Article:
War of the Rebellion: Serial 017 Page 0999 Chapter XXIV. CAMPAIGN IN NORTHERN VIRGINIA.

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stream for fully an hour, in order that my rear brigade might be united with the brigade in advance; and the cause of this separation was the train or trains on the road.

Question. In your judgment, would anything have been gained by starting at 1 o'clock, in the way of early arrival or efficient service at Bristoe Station?

Answer. Nothing whatever. And I may add, that if there was any military necessity for the movement to be at 1 o'clock a. m. on the 28th, id did not appear on the 28th, when we reached Bristoe Station. As I understood it, General Pope was there in person when we arrived, about half-past 10 o'clock. My command was thrown in position a little in advance of Bristoe; remained there all that day; we camped there that night, and we did not leave until an early hour on the 29th. General Pope being there in person, the only inference was that he sanctioned our camping at that place. My men, when they reached there, were fresh, and could have gone wherever it was desired.

Question. Passing, now, to the afternoon of the 29th; were you with General Porter, when, in the afternoon or in the beginning of the evening of that day, a messenger, an officer, came from General Pope, bringing to General Porter a written order? If so, about what hour did he arrive?

Answer. I was with General Porter nearly throughout that whole day; that officer arrived as near sunset as I can remember; certainly within a little before sunset, or about sunset.

Question. Were you, during the month of August, in intimate and continual intercourse with General Porter?

Answer. I was.

Question. Did you ever see in him any slackness to do his duty; any evidence of a disposition to fail his commanding general or his country?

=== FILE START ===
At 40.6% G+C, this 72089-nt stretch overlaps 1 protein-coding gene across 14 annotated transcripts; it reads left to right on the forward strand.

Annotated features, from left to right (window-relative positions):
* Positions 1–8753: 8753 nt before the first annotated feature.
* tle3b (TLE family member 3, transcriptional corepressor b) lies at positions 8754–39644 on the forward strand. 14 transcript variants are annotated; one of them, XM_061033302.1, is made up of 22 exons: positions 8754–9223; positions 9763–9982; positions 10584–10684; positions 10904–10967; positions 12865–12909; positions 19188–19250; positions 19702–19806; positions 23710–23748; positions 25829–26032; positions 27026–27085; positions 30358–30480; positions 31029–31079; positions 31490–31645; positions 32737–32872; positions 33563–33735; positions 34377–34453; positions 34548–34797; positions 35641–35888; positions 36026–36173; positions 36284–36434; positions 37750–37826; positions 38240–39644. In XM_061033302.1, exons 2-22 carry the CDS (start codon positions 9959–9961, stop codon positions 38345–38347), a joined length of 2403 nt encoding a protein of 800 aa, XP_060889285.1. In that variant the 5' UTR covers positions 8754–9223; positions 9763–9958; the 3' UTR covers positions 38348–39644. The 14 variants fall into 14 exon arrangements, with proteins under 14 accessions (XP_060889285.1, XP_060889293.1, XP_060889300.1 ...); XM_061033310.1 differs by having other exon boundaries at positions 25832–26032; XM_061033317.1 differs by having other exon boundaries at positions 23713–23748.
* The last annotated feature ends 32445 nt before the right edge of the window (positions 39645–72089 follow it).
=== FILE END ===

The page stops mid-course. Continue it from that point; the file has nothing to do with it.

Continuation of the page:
Answer. No, sir; I never have. General Porter in as officer whose zeal is so well established that I hardly see the necessity of that question. I would like to add that General Porter's foresight, his providence for the wants of his command, and his attention to all the minutiae of his command are such and so great, that I have often thought that he relied or trusted too little to the capacity of his division commanders. He seemed to do everything himself.

Question. Do you consider that he pushed his command forward pretty vigorously from Falmouth to the scene of the actions of the 29th and 30th of August?

Answer. I do.

The examination by the accused here closed.

Examination by the JUDGE-ADVOCATE:

Question. Do you know the officer who, on the 29th of August, bore to General Porter the order of which you have spoken?

Answer. I do not.

Question. Do you know whether you saw him when he first arrived, or was it on his second arrival?

Answer. I think it was on his first arrival. General Porter and I were seated together at the time.

Question. Was there any action taken, or any order issued, immediately on the receipt of the message which that officer bore?

Answer. I think that some aides-de-camp of General Porter were sent out. I am not positive on that point; but I think Captain Monteith was sent out.

Question. Did General Porter make known to you the character of that order?

Answer. He did not.